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Rise in patients on mixed wards

18th November 2011

New figures show a rise in the number of patients being treated on mixed-sex wards.

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It is the first increase since the practice was banned last year with hospitals reporting 1,244 breaches of the guidance in England during October, compared with 1,079 in September.

The Tory government has promised an end to mixed-sex wards, a decade after former Labour Prime Minister Tony Blair said he would do so.

But patient groups have expressed anger that there are still mixed sex wards within the NHS.

Katherine Murphy, the chief executive of the Patients Association, said the new figures showed that hospitals were struggling to provide acceptable standards as cuts began to have an impact.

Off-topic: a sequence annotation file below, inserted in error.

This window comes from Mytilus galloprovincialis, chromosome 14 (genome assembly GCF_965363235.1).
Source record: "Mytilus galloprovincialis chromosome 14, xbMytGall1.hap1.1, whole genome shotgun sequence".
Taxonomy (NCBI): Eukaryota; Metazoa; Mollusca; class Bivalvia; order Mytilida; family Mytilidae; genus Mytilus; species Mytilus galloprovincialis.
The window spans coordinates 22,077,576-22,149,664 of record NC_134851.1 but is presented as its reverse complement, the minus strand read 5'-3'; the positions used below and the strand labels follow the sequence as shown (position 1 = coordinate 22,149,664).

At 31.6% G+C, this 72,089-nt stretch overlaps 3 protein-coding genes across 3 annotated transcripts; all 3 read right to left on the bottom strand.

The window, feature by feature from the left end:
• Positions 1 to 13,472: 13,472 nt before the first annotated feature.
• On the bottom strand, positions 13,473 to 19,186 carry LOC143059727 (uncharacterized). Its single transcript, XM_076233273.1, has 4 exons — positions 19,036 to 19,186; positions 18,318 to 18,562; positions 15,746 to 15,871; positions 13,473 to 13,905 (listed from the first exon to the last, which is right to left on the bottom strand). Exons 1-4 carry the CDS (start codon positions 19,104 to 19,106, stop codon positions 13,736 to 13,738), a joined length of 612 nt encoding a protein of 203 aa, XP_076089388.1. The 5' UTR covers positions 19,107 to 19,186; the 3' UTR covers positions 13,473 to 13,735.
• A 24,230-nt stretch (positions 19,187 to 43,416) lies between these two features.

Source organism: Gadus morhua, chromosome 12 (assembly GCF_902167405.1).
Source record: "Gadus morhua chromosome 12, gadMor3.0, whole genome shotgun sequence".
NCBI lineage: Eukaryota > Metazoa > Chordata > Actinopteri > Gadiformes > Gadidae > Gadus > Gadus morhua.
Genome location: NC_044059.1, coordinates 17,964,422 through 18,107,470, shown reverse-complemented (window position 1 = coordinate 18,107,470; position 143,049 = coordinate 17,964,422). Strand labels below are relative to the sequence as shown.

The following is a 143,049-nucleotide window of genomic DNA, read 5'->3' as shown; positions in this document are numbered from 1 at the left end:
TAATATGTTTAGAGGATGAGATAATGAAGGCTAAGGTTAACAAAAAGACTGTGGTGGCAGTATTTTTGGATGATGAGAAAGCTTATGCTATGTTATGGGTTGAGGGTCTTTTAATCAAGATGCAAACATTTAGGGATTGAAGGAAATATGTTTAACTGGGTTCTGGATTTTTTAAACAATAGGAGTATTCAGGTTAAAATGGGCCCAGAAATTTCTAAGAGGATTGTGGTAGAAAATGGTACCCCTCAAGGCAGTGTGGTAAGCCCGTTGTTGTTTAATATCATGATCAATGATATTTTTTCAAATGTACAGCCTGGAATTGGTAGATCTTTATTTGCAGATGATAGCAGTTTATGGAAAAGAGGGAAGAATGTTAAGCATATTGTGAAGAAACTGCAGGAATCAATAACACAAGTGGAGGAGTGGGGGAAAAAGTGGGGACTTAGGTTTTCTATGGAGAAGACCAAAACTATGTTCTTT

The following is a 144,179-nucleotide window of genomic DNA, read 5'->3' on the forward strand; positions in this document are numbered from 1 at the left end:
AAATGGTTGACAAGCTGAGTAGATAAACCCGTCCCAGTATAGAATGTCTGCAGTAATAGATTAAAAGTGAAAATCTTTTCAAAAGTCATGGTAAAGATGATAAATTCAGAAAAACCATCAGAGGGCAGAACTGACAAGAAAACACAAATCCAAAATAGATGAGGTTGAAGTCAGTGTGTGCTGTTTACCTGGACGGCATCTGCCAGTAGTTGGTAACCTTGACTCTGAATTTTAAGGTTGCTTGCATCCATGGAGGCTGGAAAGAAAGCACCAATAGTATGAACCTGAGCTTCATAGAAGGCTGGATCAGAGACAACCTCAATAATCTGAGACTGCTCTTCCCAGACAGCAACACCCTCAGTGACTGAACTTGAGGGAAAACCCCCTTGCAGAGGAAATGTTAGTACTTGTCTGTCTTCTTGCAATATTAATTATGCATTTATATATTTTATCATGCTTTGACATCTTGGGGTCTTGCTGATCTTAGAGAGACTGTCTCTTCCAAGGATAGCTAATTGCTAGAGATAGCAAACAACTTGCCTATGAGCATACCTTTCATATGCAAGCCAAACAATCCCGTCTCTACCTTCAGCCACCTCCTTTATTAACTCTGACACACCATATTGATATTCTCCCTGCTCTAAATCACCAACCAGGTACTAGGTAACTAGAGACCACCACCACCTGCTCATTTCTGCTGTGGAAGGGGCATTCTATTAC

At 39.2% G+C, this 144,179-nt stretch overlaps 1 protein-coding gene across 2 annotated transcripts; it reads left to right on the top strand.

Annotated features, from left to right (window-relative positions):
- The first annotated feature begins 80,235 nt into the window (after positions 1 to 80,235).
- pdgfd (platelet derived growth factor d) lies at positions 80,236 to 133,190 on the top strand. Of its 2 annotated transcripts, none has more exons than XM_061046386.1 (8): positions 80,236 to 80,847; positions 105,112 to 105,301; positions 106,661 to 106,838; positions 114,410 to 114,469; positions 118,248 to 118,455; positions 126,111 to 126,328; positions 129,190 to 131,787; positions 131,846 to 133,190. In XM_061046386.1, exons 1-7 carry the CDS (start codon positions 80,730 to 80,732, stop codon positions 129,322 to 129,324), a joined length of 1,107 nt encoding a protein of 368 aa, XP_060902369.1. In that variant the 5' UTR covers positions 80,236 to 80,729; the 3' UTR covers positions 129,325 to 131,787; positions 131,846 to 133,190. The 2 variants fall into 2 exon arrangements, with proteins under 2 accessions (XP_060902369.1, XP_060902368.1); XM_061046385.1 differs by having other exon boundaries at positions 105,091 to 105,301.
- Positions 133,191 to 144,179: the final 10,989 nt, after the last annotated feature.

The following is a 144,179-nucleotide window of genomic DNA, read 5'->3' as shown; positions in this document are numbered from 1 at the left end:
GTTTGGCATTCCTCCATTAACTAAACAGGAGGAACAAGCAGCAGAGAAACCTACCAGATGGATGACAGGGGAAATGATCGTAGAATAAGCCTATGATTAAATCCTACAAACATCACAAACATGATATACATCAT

She said: “It is not enough to spout rhetoric about mixed-sex accommodation being unacceptable — the Department of Health needs to provide practical support to the trusts who continue to breach mixed-sex accommodation guidelines to stamp out this problem once and for all.

“Instead, they impose fines on trusts already facing squeezed budgets, taking tens of thousands of pounds away from trusts that could have been spent on fixing the problem. This cannot go on and ultimately it is patients who will suffer.”

Hospitals faced a fine of £250 for every breach.

The Department of Health said the overall trend was in the right direction and health minister Simon Burns said: “The NHS has made significant improvement in tackling mixed-sex accommodation — down almost 90% in under a year, thanks to improved transparency.

“But despite this overall improvement, nobody should have to suffer the indignity of mixed-sex accommodation.”

 

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